How does adoption really work?

Pregnancy isn’t the same for everyone. Neither is adoption. It may seem intimidating, confusing or just plain difficult. But it doesn’t have to be.

At The Cradle, we will help you through this critical decision-making time with total privacy and respect, and completely free of charge. If you decide that adoption isn’t a good choice for you, that’s okay. We are here to help you decide what’s best for you.

You can call, IM, text or email us whenever you'd like. If you are very early on in your pregnancy or even if the baby has already been born, you can start the adoption process at any time. It's not too early or too late. We will answer your questions and help you create the plan you want.

A Cradle counselor will talk with you and meet to help you explore all your options. She will never pressure you into choosing adoption. Instead her goal is simple: to make sure you understand all your options, rights and responsibilities. Your counselor will explain the different types of adoption and help you outline an adoption plan that’s right for you. 

If you'd like, you can pick the parents for your baby from our group of waiting families. Rest assured all Cradle families have been thoroughly screened and are excited about parenting through adoption. 

Maybe you would like to have some kind of relationship with the adoptive family or maybe you prefer not to have any contact at all. Either way is fine -- and totally up to you. Cradle families are open to whatever adoption plan works best for you, and if you’d like to meet them, you can.

Here's a look at some of our adopting families.

After the baby is born, your counselor will check in with you to make sure that adoption is still your plan. If you need more time to think it over, The Cradle nursery is always available while you make your final decision. If you don't live in Illinois, The Cradle has temporary care alternatives for your baby. It is important that you take the time you need to make this decision. 

If you are ready to proceed with adoption, your Cradle counselor will meet with you to sign all the documents that make it legal and permanent. By Illinois law, you must wait at least 72 hours after birth to sign these documents. 

Laws differ by state with regard to the specifics of the legal paperwork. We can help you understand the adoption law in your state.  You may take long as you need. Once the papers are signed and the adoption is complete, your decision is permanent.

We encourage you to continue to meet with your Cradle counselor after placement – our door is always open to you. You are not alone and it is important to talk with someone who understands what you are going through.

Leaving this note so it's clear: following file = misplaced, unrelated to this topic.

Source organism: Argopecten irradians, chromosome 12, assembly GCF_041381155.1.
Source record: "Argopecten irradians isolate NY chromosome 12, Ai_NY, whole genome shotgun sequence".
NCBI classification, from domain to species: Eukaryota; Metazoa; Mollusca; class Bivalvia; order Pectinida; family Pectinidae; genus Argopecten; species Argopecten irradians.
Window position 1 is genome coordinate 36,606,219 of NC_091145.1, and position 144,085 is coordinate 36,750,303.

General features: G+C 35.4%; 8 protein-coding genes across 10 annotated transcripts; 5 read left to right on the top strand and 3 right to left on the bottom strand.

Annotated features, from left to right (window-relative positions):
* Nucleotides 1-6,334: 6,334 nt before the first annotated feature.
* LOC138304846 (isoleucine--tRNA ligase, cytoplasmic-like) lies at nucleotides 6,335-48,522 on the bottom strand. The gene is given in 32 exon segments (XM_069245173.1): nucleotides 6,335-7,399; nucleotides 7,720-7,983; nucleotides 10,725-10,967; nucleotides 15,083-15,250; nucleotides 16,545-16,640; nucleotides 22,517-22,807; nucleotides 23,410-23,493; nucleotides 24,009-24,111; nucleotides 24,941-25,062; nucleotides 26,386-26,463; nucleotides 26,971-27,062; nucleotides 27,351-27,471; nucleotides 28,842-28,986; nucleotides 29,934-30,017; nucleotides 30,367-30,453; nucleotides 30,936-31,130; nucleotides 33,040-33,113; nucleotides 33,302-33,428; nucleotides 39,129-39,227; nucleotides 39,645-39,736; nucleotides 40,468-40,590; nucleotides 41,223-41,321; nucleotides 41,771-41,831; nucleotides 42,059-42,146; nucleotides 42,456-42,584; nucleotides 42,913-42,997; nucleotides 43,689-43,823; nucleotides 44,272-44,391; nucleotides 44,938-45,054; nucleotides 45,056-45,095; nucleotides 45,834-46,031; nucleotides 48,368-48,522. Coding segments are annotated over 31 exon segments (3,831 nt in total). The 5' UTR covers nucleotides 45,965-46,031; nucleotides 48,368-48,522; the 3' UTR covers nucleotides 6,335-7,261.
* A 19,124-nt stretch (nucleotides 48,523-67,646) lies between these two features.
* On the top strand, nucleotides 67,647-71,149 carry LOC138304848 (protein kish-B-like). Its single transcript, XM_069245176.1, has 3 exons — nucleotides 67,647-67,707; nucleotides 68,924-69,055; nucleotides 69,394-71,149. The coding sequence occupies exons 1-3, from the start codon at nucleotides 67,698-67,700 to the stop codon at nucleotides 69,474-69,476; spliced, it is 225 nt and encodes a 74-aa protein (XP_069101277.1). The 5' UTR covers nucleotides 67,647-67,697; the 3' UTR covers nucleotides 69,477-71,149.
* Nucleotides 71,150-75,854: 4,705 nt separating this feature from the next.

How much you stay in contact with the adoptive family will depend on the relationship you and the family decide to form. Typically, birth and adoptive families exchange pictures often and even arrange for seasonal visits. 

If you've lost touch with the adoptive family, we can help reconnect you as well.  Just give us a call or contact our counselors at


Video Transcript

Slide: How did you come to choose adoption for your daughter?

Renee: I actually considered keeping my baby and raising her, and I had three teenage children at home so that was kind of a thought too. I guess I came out of my euphoric feeling of "I am woman hear me roar" I realized that there may be some other options.

It was a Sunday 
evening really late at night and I called the 800 number of the website and I spoke to someone who was so... there was just something about them. It was just a person but the connection just seemed really strong. 

Then the next day I got a call from someone at The Cradle and the conversation was really warm. It was who ended up being my counselor, her name is Leah. Leah turned out to be the connection I needed. 

I think that one of my biggest concerns was how would I view myself as a mother. Like I did this. I have three incredible children, why couldn’t I do that again? 

Through the strength that I think I got from my counselor, I was much stronger than I thought I would be. And I think that’s what it took. The recognition that when you decide something is right then it’s just right. It was just probably the comfort in knowing that whatever I might decide to do it’s going to be what’s right for me, not for other people’s opinions and thoughts. 

So Leah helped me to not push forward with any process that she knew in her professional career that I, as a birth mom, needed to go through.